Social and psychological disorientation are mostly seen as being based in personal confusion or individual disorders, to be treated with therapies and medicines. Until now in mental health and youth care, the dominating perception is to bring people back to psychiatric categories, answering a precise diagnosis, opening the possibility for a prescribed treatment. In particular in the US, social work positioned itself in the therapeutic corner. However, this approach isolates individuals from their contexts, isolates the presumed disorder from the person and reduces the professional support to applying protocolised treatments. The problems of orientation, coping with complexity and discontinuity ask much more de-categorising and de-protocolised interventions embedded in the context and the whole person (Hillebrandt, 2002). Of course, there are serious disorders in the field of mental health, but many people in need of intervention do not really fit the psychiatric disorders and belong to more vague and open categories, such as the roaming person who has lost every sense of direction and is not motivated or capable of redirecting him/herself and often even not willing to ask for support; or the person who is a prisoner in a strongly tied culture or group, unable to transcend this pattern; or the unnoticed person who is without a social network and is often ashamed of his/her position and identity, shying away from others. For these kinds of people, a protocolised therapy is not helpful. They need open, supportive interventions directed at the individual in context, and providing material and immaterial assistance and practical coaching. Even people with diagnosed and recognised disorders are maybe helped more by social support and adapting the micro and macro environment than by treating the disorder and hammering on about personal shortcomings (Hermans and Menger, 2009). For the better off, the therapeutic approach is most common, but for the marginalised people in our societies, a punitive approach is most popular. The latter are seen as dangerous and criminal and to be disciplined and locked up in prisons or youth care institutions. It is interesting to see how in the recent history of the European world, we changed perspective on the main indicator of positioning processes in society. For a long time, people were categorised based on their descent or background. Children received a status, profession and role in line with their parents’ positions. In the nineteenth century financial capital was seen as the main road to welfare (Adam Smith, Karl Marx). Property was the door to citizenship and standing. In the twentieth century, the national systems were expected to guarantee everyone the opportunity to obtain a position in society. Education capital became the dominant factor (Bourdieu, 1984). Perhaps social capital is the new essential condition to obtain a position (Putnam, 1993; 2000). To behave properly, to be social, to develop strong social networks, to have the ability to adapt to different situations, to feel comfortable in different social groups, to co-operate and to socialise are crucial in the current state of complexity. In the workplace, in school, in the community, people are expected to adapt easily, to collaborate and act as socially competent. Social does not refer to ‘being kind’ or social justice but to the capacity to profile and position yourself in society and to manage the (social and societal) complexity. According to a recent European Research Report, from nearly 40 per cent of the working population in Lithuania to over 80 per cent in the UK work in teams (Kyzlinková et al., 2007). Craftsmanship and specific intellectual or technical skills are not enough to get appropriate positions. Additionally, or even more than that, personnel are judged on their communicative and social competences. If you look different, act different, seem to be uneasy in company, the risk of exclusion in school and workplace is manifest. Professional profiles and educational qualification schemes prioritise communication and social competences. You hardly have a chance if you are a (slightly) autistic, depressive or an over-active ADHD person. Next to poverty and low education, social competences and social capital are essential factors in finding a position in society. Social workers as exponents of the social should be aware of this excluding mechanism of the social in post-modern societies and activating welfare states. It asks for reflection on the very basics of social work. We live in a highly social sensitive society and the lack of social capital and skills is by that an excluding quality.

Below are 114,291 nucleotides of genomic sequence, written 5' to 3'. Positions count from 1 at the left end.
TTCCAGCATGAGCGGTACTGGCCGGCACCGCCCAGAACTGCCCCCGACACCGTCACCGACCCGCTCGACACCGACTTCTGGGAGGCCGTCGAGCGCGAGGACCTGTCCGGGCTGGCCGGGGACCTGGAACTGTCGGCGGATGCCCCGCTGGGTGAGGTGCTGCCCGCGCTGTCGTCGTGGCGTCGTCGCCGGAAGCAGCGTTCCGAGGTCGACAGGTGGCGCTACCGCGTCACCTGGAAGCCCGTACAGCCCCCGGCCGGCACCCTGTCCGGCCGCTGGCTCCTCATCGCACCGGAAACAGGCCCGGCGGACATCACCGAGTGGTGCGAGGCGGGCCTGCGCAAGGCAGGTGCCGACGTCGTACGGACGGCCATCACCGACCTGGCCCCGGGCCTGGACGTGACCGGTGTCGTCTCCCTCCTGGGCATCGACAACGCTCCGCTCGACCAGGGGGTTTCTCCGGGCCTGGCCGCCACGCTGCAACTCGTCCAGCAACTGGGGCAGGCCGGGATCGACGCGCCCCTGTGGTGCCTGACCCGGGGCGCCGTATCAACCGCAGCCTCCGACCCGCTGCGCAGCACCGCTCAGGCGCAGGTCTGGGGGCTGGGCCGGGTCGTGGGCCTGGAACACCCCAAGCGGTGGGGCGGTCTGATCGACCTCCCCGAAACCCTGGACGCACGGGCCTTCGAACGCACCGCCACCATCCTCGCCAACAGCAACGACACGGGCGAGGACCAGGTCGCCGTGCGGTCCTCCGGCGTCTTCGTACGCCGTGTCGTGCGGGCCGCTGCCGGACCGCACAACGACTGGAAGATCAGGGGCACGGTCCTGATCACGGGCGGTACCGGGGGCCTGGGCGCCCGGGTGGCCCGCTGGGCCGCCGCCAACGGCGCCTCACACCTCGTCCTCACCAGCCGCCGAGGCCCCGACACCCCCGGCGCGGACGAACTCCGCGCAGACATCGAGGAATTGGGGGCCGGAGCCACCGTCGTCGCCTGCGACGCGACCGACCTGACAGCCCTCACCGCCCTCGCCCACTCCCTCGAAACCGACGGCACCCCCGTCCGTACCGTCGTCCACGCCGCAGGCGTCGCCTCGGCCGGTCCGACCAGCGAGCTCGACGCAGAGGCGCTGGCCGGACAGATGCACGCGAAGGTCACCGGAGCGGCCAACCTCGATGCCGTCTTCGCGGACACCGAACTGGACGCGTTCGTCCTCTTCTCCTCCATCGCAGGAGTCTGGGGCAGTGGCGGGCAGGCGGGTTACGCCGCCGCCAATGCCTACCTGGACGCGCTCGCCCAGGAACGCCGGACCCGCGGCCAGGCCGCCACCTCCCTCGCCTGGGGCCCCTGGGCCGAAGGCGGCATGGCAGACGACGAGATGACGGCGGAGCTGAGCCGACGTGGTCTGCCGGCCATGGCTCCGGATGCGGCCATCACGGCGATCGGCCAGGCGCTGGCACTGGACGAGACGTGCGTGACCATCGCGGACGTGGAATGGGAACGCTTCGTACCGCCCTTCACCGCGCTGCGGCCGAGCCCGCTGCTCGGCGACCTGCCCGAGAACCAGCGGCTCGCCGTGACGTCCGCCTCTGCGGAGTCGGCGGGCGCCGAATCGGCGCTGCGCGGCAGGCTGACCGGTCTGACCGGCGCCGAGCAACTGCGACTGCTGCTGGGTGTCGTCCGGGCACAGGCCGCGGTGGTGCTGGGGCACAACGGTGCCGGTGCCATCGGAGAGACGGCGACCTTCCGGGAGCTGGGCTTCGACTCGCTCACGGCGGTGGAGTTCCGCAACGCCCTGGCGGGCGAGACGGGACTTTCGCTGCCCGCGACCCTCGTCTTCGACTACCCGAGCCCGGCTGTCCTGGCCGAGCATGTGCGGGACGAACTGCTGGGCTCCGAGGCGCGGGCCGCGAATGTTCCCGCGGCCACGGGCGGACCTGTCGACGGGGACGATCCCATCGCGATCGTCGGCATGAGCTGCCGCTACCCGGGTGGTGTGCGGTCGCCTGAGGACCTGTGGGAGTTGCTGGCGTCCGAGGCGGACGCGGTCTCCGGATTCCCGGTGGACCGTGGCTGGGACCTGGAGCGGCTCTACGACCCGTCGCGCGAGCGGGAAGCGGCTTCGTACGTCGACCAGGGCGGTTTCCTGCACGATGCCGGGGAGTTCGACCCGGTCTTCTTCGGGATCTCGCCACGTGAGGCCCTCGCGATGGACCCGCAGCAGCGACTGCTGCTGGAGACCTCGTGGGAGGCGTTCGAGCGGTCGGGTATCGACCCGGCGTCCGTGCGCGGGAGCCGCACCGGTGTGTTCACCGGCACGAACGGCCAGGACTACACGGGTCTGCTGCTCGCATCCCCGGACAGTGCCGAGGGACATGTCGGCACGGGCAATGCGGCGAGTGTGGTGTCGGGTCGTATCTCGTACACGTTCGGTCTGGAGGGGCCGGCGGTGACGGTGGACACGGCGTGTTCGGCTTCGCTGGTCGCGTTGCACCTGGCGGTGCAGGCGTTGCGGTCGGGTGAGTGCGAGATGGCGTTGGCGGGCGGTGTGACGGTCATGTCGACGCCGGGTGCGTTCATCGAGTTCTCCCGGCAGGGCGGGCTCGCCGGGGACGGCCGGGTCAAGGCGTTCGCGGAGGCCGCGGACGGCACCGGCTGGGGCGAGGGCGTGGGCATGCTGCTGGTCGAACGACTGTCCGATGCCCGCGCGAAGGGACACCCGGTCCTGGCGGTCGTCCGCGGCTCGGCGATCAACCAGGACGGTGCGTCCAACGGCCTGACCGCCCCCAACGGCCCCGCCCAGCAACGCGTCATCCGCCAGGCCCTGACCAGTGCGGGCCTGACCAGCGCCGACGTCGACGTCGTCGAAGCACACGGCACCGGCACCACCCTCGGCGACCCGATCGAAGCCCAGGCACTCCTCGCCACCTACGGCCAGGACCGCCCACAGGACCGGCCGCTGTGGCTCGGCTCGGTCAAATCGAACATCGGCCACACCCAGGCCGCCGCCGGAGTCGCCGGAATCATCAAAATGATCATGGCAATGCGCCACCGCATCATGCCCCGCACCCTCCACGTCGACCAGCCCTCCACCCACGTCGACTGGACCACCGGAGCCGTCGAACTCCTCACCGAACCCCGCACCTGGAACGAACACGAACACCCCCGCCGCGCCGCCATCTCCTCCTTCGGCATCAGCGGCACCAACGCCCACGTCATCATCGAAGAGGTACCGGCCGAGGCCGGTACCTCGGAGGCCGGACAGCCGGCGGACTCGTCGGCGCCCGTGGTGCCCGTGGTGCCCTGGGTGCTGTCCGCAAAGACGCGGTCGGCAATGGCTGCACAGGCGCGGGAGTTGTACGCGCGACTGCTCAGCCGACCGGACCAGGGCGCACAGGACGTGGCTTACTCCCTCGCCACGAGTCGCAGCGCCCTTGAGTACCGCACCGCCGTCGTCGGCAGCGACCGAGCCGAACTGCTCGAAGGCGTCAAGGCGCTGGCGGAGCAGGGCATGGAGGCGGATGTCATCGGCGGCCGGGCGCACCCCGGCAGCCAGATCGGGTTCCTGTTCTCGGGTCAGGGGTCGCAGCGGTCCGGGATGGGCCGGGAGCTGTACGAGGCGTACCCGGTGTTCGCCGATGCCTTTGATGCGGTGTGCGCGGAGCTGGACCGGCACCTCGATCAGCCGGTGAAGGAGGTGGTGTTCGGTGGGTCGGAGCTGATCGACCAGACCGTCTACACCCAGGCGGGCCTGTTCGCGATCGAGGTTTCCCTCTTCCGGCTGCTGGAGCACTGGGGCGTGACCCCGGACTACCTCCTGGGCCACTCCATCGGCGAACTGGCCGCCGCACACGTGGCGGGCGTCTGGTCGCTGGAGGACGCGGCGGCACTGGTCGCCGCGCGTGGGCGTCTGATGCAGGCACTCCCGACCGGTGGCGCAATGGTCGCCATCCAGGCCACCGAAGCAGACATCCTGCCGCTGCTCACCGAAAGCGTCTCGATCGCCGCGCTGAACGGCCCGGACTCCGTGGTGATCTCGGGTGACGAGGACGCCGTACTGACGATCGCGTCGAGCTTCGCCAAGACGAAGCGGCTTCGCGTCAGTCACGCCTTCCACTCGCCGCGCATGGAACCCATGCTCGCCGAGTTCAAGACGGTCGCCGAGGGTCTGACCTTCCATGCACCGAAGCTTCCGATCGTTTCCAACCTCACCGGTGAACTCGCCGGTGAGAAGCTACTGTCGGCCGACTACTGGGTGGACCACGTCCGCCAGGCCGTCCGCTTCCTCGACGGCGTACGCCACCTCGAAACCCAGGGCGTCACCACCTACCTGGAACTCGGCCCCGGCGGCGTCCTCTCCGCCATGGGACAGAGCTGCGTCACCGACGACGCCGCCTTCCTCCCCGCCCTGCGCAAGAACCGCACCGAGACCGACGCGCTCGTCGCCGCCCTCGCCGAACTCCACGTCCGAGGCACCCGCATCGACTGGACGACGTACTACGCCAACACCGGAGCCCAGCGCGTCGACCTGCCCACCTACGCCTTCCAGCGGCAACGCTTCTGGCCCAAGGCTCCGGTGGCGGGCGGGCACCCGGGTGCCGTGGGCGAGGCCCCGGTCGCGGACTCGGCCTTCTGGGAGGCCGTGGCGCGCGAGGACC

5 Supporting Social Functioning